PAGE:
4. Input the commands below in the following order, pressing the Enter key on your keyboard after each line: 
    ipconfig /flushdns
    ipconfig /registerdns
    ipconfig /renew
    ipconfig /release
    flash DNS in command prompt
  5. Close the Command Prompt and open any web browser. Check if you’re able to access a website, such as Google.com or another common search engine.

Method 4. Reset TCP/IP using the Command prompt

If the message “Your DNS server might be unavailable” is popping up frequently, you can likely solve it by using the netsh command. What it does is reset your TCP/IP in case something is misconfigured or broken. This method isn’t very difficult, and we show how to do it below!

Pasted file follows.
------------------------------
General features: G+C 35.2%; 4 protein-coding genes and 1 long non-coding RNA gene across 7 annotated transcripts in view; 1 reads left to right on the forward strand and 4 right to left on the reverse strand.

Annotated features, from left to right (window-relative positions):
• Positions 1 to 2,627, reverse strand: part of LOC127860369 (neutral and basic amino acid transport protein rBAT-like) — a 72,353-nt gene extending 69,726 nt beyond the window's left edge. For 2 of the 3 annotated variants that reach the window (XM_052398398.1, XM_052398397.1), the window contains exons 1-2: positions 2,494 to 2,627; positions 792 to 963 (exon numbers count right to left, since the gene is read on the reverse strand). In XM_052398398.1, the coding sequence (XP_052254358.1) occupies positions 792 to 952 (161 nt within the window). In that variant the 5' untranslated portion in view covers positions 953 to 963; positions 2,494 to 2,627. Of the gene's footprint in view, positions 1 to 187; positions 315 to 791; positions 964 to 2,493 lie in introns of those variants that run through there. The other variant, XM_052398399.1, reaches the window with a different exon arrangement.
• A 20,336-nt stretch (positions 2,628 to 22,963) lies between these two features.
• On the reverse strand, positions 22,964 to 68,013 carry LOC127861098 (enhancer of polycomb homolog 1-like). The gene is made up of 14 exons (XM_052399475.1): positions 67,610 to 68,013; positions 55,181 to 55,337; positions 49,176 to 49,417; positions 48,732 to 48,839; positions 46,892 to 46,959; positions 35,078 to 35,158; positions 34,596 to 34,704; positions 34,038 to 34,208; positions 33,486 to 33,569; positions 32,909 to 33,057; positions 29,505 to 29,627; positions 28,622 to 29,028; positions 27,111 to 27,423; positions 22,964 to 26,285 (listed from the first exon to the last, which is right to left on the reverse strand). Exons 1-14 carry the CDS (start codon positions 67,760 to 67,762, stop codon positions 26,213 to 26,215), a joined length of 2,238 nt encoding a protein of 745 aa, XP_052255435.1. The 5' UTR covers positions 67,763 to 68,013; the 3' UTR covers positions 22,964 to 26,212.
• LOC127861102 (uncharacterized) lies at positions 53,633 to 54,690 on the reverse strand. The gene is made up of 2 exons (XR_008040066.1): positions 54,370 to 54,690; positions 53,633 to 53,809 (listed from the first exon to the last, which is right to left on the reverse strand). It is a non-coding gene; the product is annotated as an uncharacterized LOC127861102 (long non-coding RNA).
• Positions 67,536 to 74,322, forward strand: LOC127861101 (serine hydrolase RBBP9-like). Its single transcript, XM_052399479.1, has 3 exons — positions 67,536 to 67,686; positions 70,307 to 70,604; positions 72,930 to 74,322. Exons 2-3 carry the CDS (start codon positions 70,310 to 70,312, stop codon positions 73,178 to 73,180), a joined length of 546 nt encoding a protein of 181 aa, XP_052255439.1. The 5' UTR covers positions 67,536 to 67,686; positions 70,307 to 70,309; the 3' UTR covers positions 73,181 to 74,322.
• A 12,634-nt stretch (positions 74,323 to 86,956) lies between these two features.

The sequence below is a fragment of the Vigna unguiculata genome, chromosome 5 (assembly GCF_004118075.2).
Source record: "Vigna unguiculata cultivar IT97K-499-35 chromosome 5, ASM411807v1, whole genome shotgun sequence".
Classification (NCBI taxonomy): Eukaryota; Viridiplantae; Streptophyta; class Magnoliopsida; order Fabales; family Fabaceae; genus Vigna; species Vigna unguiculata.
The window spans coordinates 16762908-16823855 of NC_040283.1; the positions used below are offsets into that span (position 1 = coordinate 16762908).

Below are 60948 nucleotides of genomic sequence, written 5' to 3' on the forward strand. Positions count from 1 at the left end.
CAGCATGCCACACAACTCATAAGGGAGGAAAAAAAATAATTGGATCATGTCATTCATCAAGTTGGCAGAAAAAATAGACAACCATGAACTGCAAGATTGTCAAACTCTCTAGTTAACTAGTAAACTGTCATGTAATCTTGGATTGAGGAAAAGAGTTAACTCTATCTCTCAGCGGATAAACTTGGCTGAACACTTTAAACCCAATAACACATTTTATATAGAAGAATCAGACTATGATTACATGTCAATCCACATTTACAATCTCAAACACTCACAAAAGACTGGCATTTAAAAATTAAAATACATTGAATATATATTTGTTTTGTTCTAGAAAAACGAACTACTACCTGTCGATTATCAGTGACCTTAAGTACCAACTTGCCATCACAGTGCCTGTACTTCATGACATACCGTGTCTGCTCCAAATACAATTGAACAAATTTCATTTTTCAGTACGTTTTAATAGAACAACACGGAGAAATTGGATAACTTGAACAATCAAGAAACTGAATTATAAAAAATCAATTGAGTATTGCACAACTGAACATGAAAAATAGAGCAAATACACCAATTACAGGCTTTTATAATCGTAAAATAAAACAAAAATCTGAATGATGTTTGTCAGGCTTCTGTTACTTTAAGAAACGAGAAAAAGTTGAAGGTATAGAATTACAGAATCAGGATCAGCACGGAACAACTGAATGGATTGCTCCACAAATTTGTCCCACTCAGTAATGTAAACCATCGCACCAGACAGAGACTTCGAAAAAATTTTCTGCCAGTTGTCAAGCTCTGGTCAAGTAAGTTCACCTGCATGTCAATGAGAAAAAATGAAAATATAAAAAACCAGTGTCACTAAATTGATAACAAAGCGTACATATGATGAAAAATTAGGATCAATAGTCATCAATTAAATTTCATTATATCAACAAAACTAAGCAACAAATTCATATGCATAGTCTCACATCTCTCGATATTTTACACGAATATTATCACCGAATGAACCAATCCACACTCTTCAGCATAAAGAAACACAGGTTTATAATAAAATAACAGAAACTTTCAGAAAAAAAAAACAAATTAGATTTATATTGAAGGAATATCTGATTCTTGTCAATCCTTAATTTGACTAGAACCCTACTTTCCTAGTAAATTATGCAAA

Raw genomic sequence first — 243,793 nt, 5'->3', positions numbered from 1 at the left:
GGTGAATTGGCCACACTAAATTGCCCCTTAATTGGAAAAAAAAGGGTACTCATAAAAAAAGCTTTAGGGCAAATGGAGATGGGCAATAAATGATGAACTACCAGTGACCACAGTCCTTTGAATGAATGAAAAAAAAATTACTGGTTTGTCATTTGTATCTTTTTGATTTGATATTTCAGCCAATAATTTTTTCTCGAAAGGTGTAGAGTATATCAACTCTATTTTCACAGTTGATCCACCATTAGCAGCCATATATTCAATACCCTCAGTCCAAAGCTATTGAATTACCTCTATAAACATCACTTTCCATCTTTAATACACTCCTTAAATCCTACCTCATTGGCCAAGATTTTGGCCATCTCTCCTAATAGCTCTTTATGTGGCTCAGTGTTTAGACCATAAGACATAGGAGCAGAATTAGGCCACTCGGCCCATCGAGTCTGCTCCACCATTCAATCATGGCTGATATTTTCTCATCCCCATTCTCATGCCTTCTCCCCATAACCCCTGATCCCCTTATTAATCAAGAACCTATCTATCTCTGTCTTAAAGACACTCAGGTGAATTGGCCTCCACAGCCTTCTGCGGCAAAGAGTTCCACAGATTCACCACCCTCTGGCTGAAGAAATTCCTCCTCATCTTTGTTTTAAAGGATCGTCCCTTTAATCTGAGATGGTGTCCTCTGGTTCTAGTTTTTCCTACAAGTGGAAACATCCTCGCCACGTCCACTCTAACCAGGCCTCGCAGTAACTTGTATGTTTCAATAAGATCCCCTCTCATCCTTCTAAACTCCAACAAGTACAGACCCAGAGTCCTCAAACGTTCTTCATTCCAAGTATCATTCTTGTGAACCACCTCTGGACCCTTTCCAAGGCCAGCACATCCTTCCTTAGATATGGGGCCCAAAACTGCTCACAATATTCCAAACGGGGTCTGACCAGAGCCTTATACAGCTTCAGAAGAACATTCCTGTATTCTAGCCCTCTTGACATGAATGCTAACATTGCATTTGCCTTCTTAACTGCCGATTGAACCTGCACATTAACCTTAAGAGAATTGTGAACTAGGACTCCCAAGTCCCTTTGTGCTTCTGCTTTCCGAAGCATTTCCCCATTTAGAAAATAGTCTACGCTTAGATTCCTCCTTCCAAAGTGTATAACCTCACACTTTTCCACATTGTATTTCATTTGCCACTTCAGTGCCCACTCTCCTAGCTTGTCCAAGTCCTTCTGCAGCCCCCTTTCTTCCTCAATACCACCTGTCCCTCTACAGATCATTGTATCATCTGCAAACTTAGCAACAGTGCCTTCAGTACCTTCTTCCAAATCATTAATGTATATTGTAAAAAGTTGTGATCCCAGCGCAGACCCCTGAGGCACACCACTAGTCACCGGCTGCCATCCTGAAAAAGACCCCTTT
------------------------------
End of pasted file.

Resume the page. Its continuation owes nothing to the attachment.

1. Open the search bar in your taskbar by clicking on the magnifying glass icon. You can also bring it up with the Windows + S keyboard shortcut.
  2. Type Command Prompt in the search box. When you see it in the results, right-click on it and choose Run as Administrator. When prompted by the User Account Control (UAC), click Yes to allow the app to launch with administrative permissions.
  3. Input the commands below in the following order, pressing the Enter key on your keyboard after each line:
    netsh int ip set dns
    netsh winsock reset
    retart IP using command promt
  4. Close the Command Prompt and open any web browser. Check if you’re able to access a website, such as Google.com or another common search engine.

Method 5. Automatically obtain DNS details